Social Health Concepts and Practice (SHCP) is an independent consulting organization offering the opportunity for individuals, communities, organizations, and institutions to identify and understand the bridge between the health of the individual and society. In partnership with communities and engaging in action research and practice since 2006 SHCP facilitates alternative ways to transform existing oppressive and hierarchical models of individual and community change. Our understanding stems from the premise that the norms of society shape our mental, physical, and spiritual health and sets the framework for resultant disparities between those with power and those without-in all aspects of life. Therefore rebuilding healthy selves and community can occur only when we transform oppressive norms- embedded in our selves and institutions- which maintain the cycle of segregation and inequality. Our collective transformed selves become the transformed society-moving toward a new norm of balance, equity, and sustainability.
Social Health Concepts & Practices is located in Middle East Baltimore. Located at the hall of St. Wenceslaus on Ashland Avenue, its members engage in community listening sessions-through door-to-door engagement- aimed at understanding the needs of the community. Information gathered from these listening sessions are summarized without names or addresses and provided back to residents so everyone knows what others in the neighborhood are thinking about different issues- to help build stronger social networks. The information is also provided to local community organizations, appropriate city departments, city council representatives, and to the larger public to better understand the needs of members of the community. We feel that community members are the key informants of what is happening in their communities and therefore should be listened to and participate in decision-making to assure that programs implemented address their needs.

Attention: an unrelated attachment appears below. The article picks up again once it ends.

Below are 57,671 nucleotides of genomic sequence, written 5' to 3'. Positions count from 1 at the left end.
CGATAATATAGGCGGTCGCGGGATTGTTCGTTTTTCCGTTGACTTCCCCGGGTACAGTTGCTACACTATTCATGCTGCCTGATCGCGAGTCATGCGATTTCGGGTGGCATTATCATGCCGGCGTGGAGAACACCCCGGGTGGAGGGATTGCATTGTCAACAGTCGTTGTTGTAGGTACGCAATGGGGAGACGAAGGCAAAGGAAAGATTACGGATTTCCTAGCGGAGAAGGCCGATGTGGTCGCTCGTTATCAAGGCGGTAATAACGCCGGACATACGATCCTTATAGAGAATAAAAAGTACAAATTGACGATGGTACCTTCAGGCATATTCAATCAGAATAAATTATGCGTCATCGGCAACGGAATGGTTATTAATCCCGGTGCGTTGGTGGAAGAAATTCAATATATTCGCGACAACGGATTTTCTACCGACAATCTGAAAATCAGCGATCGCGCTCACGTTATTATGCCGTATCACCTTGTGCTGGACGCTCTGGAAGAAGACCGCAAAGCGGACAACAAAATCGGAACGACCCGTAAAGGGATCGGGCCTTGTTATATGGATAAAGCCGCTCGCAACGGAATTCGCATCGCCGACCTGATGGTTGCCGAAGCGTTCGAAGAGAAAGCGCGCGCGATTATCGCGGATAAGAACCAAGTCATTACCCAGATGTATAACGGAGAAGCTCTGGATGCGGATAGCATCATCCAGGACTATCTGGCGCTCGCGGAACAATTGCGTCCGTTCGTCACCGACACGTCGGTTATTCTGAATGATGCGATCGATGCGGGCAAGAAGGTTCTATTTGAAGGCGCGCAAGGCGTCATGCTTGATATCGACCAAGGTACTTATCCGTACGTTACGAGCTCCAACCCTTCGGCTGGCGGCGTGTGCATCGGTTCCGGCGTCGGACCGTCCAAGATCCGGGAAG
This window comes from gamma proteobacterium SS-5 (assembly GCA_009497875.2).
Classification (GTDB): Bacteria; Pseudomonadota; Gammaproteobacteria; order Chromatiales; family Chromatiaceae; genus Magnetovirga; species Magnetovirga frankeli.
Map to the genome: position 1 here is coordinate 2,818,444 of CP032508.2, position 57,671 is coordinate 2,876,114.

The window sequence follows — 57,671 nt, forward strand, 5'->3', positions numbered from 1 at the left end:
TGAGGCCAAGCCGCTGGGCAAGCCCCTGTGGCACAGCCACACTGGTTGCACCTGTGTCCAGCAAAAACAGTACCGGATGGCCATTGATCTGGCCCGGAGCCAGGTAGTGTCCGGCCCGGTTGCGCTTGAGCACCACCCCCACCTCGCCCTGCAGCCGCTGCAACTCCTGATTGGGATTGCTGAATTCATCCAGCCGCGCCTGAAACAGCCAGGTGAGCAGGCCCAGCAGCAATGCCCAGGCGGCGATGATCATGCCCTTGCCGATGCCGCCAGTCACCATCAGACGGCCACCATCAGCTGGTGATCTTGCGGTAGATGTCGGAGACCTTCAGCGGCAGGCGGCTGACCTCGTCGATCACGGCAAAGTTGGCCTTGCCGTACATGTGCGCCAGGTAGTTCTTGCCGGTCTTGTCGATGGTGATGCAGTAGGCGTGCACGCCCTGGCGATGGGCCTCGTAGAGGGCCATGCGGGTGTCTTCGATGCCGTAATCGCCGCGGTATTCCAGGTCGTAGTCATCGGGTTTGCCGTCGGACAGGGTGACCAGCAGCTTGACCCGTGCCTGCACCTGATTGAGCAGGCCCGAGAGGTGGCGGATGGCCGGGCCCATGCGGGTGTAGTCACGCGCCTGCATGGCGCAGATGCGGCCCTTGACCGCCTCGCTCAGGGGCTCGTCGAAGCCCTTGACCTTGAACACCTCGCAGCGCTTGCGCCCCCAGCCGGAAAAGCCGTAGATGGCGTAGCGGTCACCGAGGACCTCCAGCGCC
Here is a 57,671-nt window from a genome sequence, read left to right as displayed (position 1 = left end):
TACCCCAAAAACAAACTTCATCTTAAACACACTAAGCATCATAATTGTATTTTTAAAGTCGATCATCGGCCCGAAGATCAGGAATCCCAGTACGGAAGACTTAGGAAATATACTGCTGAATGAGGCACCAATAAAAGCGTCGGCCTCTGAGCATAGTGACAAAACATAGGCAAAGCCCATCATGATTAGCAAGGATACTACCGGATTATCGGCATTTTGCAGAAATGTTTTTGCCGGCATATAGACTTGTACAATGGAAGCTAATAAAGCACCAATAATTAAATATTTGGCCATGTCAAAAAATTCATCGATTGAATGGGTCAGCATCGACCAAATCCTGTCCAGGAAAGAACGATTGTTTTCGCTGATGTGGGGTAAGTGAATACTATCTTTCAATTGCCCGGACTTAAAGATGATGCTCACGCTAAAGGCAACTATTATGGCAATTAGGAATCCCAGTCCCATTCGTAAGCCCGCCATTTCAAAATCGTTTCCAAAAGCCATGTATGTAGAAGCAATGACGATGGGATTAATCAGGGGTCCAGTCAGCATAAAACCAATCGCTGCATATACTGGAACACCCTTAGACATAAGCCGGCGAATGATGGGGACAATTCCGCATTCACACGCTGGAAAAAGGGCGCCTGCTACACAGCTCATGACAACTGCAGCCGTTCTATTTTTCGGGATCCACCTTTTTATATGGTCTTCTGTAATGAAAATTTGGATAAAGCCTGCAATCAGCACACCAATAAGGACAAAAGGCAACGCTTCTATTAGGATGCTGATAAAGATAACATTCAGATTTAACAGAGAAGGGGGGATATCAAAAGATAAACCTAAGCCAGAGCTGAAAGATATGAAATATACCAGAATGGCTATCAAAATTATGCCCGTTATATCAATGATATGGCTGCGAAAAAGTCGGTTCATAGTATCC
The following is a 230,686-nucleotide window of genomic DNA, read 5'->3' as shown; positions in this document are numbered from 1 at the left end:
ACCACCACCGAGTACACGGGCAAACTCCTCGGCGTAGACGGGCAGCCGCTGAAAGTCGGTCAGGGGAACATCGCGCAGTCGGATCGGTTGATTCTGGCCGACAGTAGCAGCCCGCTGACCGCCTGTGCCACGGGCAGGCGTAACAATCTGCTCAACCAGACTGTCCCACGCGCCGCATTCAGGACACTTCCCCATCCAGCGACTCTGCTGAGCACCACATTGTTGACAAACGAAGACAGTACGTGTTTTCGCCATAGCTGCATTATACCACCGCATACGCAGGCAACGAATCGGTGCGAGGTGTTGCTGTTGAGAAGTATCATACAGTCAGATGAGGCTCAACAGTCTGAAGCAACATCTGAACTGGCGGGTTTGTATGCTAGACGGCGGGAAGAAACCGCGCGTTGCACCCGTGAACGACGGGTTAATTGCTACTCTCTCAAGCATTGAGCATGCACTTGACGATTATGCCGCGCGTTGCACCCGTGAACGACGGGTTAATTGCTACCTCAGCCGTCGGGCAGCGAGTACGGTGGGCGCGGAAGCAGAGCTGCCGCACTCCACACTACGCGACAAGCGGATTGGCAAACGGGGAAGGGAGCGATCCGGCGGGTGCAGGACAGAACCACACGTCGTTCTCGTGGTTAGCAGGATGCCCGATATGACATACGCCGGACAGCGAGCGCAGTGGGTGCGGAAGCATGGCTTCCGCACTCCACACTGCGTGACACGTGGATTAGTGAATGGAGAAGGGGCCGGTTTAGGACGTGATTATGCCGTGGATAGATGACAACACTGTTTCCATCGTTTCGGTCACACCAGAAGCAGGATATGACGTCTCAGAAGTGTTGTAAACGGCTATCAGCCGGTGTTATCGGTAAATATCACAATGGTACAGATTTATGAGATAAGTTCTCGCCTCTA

Join the community of change
Social Health Concepts & Practices intentionally seeks out local community members to apprentice and learn methods of community organizing, information gathering, analysis, reporting, policy development. It offers a people-to-policy path of social and economic change. Members gain an opportunity to learn skills that will help them in all types of education and employment including: health, civil society, sociology, law, housing, transportation, criminal justice, recreation, spirituality.
Skills and Expertise
Coalition building and communication
Fundraising, budgetary and financial management
Community organizing, building, engagement and advocacy
Management and supervision
Policy development and analysis
Program development, implementation, and evaluation
Research to action: community building, community development, community organizing, community participation as a health determinant, criminal justice and health disparities, displacement and dispossession: health impacts, housing and health, immigrant health, mental heath, mindfulness-based practices in health, mindfulness-based practices in community change, occupational health, power, decision-making and health, public health policy and justice, social capital, social determinants of health, social justice and medicine, social policy and health, substance abuse, urban health
Community Resource Partners
Available upon request!
Past Project Documents
What do you think of this development in your neighborhood?: Perceptions of gentrification by historic residents of East Baltimore. Pending report.
Policing, community fragmentation, and public health: Observations from Baltimore in Baltimore. J Urban Health () 1-14. DOI 10.1007/s11524-015-0022-9
YOUNG, GIFTED, AND @ RISK: Symposium on High Achieving Students of Color and Mental Health. Final report. Brown University, Center for the Study of Race and Ethnicity in America and Stephen C. Rose Legacy Fund.